Jukebox Breakdown: Lifetime – “Young, Loud, and Scotty”
by Chad Jewett
Hello Bastards, the seminal 1995 LP from New Jersey emo-core legends Lifetime was (and remains) a breathless, giddy rush, retaining some of the muscular density of the previous decade’s East Coast hardcore, but further investing in the melody and pop shapes explored by bands like Gorilla Biscuits at the tail end of that first hardcore crest. Songs like “I Like You Ok” lasted no longer than your average wait at a stoplight, but still had time for hooks, thoughtful (though nearly always archetypally “adolescent male”) narratives, and a surprisingly confident grasp on making songs go places other than faster-faster-breakdown-faster again. Jersey’s Best Dancers, the band’s 1997 follow up was a prototypical sharpening of strategies, an album that, as if by fate, lasted only a spare minute longer than its predecessor, yet felt like it somehow contained multitudes. If there weren’t that many emo bands that sounded like Lifetime (give or take early records by kindred spirits like Saves The Day), there were plenty that learned from the romance and coming-of-age drama that made Jersey’s Best feel like an over-caffeinated novella.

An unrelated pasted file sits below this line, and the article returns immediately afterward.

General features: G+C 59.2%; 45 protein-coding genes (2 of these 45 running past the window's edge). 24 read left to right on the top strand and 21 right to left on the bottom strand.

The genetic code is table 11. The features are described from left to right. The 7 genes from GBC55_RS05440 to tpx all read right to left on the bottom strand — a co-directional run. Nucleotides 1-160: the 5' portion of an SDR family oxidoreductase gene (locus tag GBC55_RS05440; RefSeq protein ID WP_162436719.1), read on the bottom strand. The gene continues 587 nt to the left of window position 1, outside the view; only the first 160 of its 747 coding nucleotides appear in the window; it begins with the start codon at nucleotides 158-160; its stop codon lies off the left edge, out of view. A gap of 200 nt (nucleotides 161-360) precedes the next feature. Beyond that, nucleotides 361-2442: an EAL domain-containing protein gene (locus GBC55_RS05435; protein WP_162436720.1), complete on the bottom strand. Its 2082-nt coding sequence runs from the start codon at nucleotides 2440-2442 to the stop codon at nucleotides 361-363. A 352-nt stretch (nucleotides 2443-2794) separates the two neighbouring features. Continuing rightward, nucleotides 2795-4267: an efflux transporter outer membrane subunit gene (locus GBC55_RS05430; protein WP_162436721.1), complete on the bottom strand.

“Young, Loud and Scotty”, the second song from that album, condenses all of this into a spry, ever-evolving minute and 59 seconds (as with the “extra minute” run-time, that one-second short of two minutes feels significant). Built from a grinding, rock-steady rhythm section undergirding a keening two-note riff (it’s gestures like this that truly link Rites of Spring to emo’s second wave), “Young, Loud and Scotty” feels markedly measured and airy, especially after the rocket-fuel intro of “Turnpike Gates”. But the song’s affecting atmosphere is also a product of Ari Katz’s Whitman-esque lyrics, a set of snapshots that, when placed together, form a remarkably full picture of late night rumination: “Is it silly to think that this will never happen again? / But of course I’ll call you tonight / Did you know you missed my birthday? / The loneliest it gets is when the wind begins to chill / And when I stand atop of your old street the churchtops bring a stillness to me”. On the page, the lyrics read like stream-of-consciousness, a cascade of thoughts never quite completed or explicitly sewn together; yet the effect is vivid and transporting, as complete a picture of a place, time, and sentiment as this kind of thoughtful, searching punk would produce. It’s a triumphant, watershed moment, even 19 years later – young, loud and poignant.